The answer is Mr. Haass, you’ve got a credibility problem. The following article appeared in Newsweek on January 22, 2010. It was written by none other than Richard Haass:

Enough Is Enough

Why we can no longer remain on the sidelines in the struggle for regime change in Iran.

Two schools of thought have traditionally competed to determine how America should approach the world. Realists believe we should care most about what states do beyond their borders—that influencing their foreign policy ought to be Washington’s priority. Neoconservatives often contend the opposite: they argue that what matters most is the nature of other countries, what happens inside their borders. The neocons believe this both for moral reasons and because democracies (at least mature ones) treat their neighbors better than do authoritarian regimes.

I am a card-carrying realist on the grounds that ousting regimes and replacing them with something better is easier said than done. I also believe that Washington, in most cases, doesn’t have the luxury of trying. The United States must, for example, work with undemocratic China to rein in North Korea and with autocratic Russia to reduce each side’s nuclear arsenal. This debate is anything but academic. It’s at the core of what is likely to be the most compelling international story of 2010: Iran.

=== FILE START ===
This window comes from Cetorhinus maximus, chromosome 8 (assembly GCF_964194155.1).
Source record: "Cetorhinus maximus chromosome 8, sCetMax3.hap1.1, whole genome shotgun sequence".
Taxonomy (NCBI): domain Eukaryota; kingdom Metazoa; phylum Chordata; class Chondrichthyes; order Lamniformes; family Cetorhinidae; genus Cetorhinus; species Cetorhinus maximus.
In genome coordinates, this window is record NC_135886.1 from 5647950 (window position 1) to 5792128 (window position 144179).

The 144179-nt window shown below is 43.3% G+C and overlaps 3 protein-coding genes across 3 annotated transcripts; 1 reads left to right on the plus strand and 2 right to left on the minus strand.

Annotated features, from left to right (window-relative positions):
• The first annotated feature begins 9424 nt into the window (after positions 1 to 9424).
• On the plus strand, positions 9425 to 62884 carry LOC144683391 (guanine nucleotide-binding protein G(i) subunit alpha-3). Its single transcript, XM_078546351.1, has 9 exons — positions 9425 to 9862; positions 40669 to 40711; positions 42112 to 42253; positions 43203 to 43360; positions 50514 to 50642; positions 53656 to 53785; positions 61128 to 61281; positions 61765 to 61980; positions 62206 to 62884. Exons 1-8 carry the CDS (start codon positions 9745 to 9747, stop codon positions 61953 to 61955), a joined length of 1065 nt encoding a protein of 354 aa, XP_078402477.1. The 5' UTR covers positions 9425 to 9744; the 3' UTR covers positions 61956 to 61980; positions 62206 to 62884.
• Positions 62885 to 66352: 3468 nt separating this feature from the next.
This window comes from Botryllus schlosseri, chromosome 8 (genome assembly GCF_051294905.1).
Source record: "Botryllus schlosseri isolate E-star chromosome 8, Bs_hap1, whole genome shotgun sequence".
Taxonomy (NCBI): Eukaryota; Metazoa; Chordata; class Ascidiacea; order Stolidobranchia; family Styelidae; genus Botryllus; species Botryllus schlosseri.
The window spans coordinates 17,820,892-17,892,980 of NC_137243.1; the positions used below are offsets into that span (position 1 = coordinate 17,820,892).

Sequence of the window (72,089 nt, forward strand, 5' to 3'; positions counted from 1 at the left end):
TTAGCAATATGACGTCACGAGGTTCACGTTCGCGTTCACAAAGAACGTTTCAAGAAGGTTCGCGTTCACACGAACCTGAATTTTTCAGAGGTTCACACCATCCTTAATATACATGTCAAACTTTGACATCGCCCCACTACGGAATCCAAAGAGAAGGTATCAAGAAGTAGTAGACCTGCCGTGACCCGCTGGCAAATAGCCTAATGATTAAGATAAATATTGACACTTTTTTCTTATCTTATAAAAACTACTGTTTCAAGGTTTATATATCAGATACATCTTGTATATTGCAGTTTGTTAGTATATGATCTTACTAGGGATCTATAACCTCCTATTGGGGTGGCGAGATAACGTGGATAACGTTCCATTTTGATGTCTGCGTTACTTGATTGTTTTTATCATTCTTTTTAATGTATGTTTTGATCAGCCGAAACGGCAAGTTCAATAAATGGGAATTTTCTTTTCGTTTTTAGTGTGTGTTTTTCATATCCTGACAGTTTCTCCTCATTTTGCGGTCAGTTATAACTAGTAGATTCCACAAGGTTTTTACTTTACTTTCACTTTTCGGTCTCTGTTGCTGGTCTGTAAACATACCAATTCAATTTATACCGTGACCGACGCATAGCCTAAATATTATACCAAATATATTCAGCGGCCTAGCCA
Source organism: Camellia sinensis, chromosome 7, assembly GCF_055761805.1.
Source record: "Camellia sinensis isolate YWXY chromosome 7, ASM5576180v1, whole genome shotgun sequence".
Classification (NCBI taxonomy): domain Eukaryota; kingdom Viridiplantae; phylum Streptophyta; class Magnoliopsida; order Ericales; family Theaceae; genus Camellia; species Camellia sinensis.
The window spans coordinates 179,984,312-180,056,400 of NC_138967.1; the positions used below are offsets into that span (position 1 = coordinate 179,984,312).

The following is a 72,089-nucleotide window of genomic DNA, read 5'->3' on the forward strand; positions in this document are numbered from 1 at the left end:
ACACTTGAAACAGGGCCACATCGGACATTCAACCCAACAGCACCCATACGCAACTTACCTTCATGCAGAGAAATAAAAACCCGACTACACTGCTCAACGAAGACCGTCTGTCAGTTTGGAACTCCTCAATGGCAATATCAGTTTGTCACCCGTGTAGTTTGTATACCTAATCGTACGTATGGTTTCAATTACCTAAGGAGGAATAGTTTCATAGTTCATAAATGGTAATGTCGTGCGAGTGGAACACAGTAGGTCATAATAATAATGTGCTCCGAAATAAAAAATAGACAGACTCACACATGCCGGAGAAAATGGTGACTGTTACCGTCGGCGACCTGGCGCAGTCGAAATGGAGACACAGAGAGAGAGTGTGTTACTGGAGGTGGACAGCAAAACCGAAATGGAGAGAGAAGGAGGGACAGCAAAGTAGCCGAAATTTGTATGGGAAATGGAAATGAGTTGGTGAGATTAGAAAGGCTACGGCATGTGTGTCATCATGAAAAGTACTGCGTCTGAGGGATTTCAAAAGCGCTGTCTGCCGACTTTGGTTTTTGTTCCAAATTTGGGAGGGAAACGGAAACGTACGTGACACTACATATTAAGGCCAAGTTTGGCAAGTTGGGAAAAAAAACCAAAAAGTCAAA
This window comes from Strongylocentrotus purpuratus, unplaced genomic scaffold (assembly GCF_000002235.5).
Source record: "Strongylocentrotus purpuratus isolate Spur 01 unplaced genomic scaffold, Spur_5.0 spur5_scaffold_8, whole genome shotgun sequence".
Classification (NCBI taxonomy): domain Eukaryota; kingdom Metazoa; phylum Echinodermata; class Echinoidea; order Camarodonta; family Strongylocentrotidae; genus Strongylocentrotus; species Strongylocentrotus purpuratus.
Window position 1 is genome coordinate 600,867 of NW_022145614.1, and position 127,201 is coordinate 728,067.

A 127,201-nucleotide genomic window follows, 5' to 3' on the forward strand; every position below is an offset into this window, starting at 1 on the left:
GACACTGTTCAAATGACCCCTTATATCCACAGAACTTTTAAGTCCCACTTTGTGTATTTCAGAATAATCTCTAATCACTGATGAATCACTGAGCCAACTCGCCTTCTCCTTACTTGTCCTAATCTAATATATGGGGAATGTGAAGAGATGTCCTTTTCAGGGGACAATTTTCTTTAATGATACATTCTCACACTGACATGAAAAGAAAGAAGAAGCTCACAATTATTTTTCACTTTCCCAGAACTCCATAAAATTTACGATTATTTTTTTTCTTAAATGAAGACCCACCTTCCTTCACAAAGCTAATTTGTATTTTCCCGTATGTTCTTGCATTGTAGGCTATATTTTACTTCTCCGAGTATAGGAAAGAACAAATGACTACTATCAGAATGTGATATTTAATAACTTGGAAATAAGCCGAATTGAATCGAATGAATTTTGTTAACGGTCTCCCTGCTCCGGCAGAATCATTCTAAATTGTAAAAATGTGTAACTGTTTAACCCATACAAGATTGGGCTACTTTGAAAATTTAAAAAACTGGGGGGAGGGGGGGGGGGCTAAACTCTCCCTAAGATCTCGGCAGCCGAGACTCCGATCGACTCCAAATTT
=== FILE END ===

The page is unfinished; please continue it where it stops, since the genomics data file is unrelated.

In the wake of 9/11, the Bush administration judged incorrectly that Iran was on the verge of revolution and decided that dealing directly with Tehran would provide a lifeline to an evil government soon to be swept away by history’s tide. A valuable opportunity to limit Iran’s nuclear program may have been lost as a result. The incoming Obama administration reversed this approach and expressed a willingness to talk to Iran without preconditions. This president (like George H.W. Bush, whose emissaries met with Chinese leaders soon after Tiananmen Square) is cut more from the realist cloth. Diplomacy and negotiations are seen not as favors to bestow but as tools to employ. The other options—using military force against Iranian nuclear facilities or living with an Iranian nuclear bomb—were judged to be tremendously unattractive. And if diplomacy failed, Obama reasoned, it would be easier to build domestic and international support for more robust sanctions. At the time, I agreed with him.

I’ve changed my mind. The nuclear talks are going nowhere. The Iranians appear intent on developing the means to produce a nuclear weapon; there is no other explanation for the secret uranium-enrichment facility discovered near the holy city of Qum. Fortunately, their nuclear program appears to have hit some technical snags, which puts off the need to decide whether to launch a preventive strike. Instead we should be focusing on another fact: Iran may be closer to profound political change than at any time since the revolution that ousted the shah 30 years ago.

The authorities overreached in their blatant manipulation of last June’s presidential election, and then made matters worse by brutally repressing those who protested. Supreme Leader Ayatollah Ali Khamenei has lost much of his legitimacy, as has the “elected” president, Mahmoud Ahmadinejad. The opposition Green Movement has grown larger and stronger than many predicted.